Barry Kent MacKayArt by Barry Kent MacKay
Art and Photo Presentation

In this section are copies of original works of art. All of them are dedicated to helping us live according to unconditional love and compassion, which is the foundation of our peaceful means of bringing true and lasting peace to all of God's creatures, whether they are human beings or other animals.

Black-cheeked Woodpecker (Melanerpes pucherani)

Black-cheeked Woodpecker
(Artwork - 191)
Black-cheeked Woodpecker (Melanerpes pucherani)

A while ago I took the back, textured, side of a small piece of acid-free Masonite, sanded it down and put on layers first of gesso, and then acrylic. The surface still showed the unform grid pattern of the underlying Masonite, but I thought it might be fun to see what it was like to paint on. I had been looking through Google images and remembered one of a Black-cheeked Woodpecker clinging to the side of an interesting looking palm. I found it, and, using a specimen of the species and my own sketches and photos for reference, redrew both the bird and the tree. I transferred the sketch, not really thinking Id finish the study, but I just kept going, moving to oil paints for the final layers. The results are different from what I usually do since the textured pattern, not unlike the effect of some linen canvases, still influences the final appearance.

These attractive woodpeckers are reasonably common from south-eastern Mexico south as far was western Ecuador. I first encountered it in Costa Rica, in lowland forest, many decades ago, but this is the first time I have drawn it beyond the level of the rough sketches, done nearly sixty odd years ago. While these noisy, colourful woodpeckers dig into trees for insects in typical woodpecker fashion, they also like fruit, and can be attracted to bird feeders with bananas and other fruit. They nest well up in a dead tree, where they lay two to four white eggs, incubated by both sexes. They are about the same size as the related Red-headed Woodpecker of North America (M. erythrocephalus), roughly 60 grams (about two ounces). The female is like the male, but with a black, not red, crown.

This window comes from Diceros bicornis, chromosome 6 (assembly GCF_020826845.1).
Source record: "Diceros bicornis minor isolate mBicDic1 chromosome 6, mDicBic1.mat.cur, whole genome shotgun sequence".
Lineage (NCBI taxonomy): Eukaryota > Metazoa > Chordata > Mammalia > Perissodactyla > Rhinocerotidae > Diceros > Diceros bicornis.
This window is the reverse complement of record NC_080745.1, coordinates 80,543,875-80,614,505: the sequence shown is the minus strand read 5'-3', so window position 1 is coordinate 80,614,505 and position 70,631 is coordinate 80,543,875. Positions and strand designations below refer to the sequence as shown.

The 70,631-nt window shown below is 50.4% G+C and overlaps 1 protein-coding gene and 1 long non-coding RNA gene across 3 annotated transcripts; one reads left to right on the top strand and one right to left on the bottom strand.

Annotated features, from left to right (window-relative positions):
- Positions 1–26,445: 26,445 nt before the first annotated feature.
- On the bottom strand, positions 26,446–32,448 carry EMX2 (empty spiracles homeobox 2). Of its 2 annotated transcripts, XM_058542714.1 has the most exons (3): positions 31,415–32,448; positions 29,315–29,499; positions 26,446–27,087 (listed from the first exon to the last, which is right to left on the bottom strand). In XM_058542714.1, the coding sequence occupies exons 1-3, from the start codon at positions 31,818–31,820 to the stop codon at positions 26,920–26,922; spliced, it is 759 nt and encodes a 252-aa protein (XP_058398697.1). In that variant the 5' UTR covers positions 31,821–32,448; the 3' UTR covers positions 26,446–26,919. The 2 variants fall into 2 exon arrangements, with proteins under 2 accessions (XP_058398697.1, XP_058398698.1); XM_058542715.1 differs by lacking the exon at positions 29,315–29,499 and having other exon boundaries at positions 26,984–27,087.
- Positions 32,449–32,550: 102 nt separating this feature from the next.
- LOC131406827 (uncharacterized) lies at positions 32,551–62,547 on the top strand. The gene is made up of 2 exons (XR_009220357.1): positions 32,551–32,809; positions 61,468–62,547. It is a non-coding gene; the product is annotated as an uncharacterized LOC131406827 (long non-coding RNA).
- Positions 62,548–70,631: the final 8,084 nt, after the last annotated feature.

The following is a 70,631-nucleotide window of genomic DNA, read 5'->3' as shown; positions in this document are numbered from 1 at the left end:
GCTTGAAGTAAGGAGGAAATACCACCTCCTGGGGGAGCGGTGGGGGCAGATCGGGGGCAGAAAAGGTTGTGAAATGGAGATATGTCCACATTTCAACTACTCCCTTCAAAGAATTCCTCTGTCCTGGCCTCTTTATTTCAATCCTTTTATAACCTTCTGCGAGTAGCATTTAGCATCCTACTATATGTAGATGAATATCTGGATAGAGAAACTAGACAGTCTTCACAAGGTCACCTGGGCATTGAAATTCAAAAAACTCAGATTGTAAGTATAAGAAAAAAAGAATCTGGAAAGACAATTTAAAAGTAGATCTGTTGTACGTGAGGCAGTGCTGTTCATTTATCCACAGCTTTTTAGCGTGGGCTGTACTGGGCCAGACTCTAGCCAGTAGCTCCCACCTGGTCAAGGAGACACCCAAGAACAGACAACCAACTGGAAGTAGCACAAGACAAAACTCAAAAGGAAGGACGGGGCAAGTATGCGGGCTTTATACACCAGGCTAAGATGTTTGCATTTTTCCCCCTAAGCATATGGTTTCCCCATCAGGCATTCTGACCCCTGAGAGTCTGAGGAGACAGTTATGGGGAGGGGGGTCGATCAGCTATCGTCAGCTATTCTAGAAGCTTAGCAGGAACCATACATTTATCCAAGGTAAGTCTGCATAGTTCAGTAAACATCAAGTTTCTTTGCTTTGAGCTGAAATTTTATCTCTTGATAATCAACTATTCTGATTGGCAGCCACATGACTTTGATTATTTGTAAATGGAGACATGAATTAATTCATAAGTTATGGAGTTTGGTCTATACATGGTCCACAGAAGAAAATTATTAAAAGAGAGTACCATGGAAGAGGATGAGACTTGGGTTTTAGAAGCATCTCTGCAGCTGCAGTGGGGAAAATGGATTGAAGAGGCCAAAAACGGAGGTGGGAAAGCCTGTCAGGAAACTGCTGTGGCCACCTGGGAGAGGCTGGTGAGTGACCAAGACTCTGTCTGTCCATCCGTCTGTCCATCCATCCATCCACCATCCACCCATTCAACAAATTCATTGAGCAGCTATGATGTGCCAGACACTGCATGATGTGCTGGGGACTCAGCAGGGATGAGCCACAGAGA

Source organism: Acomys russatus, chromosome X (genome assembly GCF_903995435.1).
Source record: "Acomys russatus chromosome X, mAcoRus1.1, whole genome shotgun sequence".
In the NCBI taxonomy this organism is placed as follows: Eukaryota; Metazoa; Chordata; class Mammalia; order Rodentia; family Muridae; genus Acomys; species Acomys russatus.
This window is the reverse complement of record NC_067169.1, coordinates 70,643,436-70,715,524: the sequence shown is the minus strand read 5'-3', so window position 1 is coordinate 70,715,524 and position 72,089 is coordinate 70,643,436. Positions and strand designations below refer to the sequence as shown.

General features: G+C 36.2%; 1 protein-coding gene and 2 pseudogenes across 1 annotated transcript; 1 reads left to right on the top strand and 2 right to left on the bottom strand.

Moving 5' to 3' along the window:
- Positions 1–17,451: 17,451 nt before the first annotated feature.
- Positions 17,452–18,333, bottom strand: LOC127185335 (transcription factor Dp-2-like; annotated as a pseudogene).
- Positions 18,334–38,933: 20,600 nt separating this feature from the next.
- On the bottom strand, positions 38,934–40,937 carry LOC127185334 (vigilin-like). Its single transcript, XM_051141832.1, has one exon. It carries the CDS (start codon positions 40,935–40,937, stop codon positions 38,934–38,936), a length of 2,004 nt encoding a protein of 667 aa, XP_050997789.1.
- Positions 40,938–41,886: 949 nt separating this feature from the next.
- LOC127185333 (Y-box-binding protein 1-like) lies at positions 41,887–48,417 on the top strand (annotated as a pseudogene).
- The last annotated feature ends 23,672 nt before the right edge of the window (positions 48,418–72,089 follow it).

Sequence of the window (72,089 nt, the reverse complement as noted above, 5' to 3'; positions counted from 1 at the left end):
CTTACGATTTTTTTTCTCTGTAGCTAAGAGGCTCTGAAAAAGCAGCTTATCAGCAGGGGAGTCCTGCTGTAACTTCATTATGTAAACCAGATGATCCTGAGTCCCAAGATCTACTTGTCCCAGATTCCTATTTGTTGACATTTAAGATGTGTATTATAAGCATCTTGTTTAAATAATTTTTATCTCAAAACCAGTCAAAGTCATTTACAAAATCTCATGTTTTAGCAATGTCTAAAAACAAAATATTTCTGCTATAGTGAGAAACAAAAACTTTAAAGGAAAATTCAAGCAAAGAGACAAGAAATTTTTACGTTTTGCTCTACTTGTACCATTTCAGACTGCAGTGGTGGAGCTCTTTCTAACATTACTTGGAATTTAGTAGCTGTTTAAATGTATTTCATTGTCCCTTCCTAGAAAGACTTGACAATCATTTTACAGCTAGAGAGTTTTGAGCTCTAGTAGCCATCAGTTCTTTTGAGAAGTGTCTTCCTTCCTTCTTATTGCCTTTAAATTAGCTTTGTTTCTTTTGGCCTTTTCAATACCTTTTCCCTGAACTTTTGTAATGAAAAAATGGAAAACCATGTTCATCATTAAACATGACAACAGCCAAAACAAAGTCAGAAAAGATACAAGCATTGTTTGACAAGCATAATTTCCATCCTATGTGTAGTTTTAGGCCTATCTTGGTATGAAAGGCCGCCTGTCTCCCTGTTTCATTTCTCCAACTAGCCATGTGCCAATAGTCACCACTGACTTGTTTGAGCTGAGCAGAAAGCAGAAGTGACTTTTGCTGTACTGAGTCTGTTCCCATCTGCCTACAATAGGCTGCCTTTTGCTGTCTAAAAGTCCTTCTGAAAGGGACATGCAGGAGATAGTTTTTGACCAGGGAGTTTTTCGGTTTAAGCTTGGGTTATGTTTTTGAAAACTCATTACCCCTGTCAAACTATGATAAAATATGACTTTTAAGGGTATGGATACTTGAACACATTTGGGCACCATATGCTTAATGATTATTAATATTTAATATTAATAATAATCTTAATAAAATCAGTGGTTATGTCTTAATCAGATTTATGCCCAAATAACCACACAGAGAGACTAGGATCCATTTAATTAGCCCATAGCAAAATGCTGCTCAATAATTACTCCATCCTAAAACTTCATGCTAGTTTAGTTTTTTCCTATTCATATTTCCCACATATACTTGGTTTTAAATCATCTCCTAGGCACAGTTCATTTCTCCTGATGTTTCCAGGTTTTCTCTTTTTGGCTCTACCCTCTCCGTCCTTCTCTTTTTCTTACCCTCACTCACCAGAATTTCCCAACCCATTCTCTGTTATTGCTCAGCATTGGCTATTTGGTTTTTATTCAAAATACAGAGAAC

The painting is approximately life-size, and is 10 by 8 inches.

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Copyright © Barry Kent MacKay
Barry describes himself as a Canadian artist/writer/naturalist.
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